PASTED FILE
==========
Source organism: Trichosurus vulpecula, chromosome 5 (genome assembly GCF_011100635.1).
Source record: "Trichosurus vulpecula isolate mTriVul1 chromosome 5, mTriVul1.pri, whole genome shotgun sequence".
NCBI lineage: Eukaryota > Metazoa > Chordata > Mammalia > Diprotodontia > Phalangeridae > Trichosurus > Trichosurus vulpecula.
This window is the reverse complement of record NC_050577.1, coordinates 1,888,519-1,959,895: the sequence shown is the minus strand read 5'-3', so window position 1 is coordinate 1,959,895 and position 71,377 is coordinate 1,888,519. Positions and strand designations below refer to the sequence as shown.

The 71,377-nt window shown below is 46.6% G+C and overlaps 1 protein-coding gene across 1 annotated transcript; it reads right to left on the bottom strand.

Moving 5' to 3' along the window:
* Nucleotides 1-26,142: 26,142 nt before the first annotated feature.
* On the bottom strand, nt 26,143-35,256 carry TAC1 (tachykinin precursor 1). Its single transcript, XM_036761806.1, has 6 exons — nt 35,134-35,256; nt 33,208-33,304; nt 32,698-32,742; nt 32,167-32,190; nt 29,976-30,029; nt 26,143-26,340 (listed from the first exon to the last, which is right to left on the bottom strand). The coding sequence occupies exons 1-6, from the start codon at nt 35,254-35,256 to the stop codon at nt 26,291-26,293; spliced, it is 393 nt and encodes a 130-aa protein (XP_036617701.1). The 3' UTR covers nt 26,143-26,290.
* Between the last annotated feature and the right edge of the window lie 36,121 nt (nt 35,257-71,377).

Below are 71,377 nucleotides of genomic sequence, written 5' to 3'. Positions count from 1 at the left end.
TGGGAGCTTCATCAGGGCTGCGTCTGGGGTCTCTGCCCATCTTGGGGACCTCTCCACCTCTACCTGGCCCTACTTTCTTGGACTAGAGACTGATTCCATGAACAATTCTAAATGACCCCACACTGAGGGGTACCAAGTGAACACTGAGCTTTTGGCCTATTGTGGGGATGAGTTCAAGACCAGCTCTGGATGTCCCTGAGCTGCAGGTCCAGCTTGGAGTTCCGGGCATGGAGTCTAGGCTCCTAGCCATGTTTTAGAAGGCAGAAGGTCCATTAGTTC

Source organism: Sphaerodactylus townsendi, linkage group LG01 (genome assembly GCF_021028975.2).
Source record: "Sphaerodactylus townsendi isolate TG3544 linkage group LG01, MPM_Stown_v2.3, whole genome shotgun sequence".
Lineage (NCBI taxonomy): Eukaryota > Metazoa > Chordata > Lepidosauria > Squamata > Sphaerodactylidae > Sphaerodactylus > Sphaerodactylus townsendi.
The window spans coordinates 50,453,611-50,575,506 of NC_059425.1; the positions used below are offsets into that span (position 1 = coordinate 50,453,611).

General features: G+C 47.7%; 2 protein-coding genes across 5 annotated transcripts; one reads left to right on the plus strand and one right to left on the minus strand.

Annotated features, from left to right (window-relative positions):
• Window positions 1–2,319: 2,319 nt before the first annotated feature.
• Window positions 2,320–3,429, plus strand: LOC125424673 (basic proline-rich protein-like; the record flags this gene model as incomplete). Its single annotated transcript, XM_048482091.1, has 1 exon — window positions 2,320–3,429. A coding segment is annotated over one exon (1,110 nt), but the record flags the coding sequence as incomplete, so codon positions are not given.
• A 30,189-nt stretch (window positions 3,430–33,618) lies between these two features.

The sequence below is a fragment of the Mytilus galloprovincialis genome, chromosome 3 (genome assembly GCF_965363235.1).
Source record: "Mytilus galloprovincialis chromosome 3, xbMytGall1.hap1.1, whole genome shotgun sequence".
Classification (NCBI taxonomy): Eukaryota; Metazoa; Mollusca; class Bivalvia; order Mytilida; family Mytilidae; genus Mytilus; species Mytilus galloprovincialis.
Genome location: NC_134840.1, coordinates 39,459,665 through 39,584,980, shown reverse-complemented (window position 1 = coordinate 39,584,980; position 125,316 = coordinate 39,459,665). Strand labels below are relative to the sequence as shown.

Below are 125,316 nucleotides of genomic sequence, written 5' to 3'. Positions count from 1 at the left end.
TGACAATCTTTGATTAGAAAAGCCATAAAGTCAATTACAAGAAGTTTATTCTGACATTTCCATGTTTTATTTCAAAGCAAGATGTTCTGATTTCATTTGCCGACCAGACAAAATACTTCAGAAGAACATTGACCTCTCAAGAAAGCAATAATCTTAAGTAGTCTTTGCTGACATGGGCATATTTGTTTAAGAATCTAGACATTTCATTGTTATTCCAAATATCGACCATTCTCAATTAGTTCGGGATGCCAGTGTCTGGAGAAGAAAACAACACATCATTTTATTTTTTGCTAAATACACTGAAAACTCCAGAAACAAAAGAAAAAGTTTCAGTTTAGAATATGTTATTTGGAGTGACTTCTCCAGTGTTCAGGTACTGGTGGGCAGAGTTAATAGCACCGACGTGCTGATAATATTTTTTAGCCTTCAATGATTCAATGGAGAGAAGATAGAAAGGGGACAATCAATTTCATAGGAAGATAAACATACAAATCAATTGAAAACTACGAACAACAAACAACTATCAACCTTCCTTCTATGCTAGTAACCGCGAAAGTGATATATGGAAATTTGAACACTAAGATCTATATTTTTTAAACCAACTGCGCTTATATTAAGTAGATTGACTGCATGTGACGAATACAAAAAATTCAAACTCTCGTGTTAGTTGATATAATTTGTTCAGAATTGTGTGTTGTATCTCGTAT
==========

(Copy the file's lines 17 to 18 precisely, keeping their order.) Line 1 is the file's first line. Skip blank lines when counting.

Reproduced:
Annotated features, from left to right (window-relative positions):
• Window positions 1–2,319: 2,319 nt before the first annotated feature.